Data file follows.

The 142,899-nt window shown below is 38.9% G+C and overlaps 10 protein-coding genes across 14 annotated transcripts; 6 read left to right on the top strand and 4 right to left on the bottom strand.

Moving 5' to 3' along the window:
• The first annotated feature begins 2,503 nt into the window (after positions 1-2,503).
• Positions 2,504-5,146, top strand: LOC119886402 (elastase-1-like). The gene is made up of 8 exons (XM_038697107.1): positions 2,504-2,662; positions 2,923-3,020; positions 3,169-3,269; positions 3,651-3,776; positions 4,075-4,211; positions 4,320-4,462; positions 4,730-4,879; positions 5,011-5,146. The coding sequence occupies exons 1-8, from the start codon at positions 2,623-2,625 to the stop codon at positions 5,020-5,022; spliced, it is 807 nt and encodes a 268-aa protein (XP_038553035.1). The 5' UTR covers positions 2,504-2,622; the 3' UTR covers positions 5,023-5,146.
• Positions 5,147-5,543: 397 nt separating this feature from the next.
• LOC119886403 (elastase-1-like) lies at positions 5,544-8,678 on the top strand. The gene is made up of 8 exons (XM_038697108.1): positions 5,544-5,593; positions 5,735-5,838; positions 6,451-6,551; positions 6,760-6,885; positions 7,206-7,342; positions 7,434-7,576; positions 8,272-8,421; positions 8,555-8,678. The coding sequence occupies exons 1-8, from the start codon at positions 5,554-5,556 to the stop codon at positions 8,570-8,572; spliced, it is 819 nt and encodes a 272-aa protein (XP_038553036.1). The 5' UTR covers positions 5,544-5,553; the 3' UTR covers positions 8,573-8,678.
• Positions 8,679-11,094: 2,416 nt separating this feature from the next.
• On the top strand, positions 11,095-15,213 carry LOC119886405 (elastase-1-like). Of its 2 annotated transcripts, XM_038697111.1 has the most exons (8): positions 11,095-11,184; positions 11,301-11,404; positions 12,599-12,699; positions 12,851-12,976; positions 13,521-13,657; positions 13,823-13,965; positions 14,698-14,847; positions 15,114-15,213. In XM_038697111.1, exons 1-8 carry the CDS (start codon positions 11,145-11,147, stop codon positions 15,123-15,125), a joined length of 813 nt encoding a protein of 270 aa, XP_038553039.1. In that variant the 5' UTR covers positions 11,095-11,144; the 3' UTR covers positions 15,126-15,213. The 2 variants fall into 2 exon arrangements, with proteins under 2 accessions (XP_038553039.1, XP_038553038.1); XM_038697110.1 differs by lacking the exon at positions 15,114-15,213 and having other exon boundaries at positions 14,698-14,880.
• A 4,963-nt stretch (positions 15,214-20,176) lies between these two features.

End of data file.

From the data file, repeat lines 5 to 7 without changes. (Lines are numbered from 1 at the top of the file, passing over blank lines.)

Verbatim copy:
• Positions 5,147-5,543: 397 nt separating this feature from the next.
• LOC119886403 (elastase-1-like) lies at positions 5,544-8,678 on the top strand. The gene is made up of 8 exons (XM_038697108.1): positions 5,544-5,593; positions 5,735-5,838; positions 6,451-6,551; positions 6,760-6,885; positions 7,206-7,342; positions 7,434-7,576; positions 8,272-8,421; positions 8,555-8,678. The coding sequence occupies exons 1-8, from the start codon at positions 5,554-5,556 to the stop codon at positions 8,570-8,572; spliced, it is 819 nt and encodes a 272-aa protein (XP_038553036.1). The 5' UTR covers positions 5,544-5,553; the 3' UTR covers positions 8,573-8,678.
• Positions 8,679-11,094: 2,416 nt separating this feature from the next.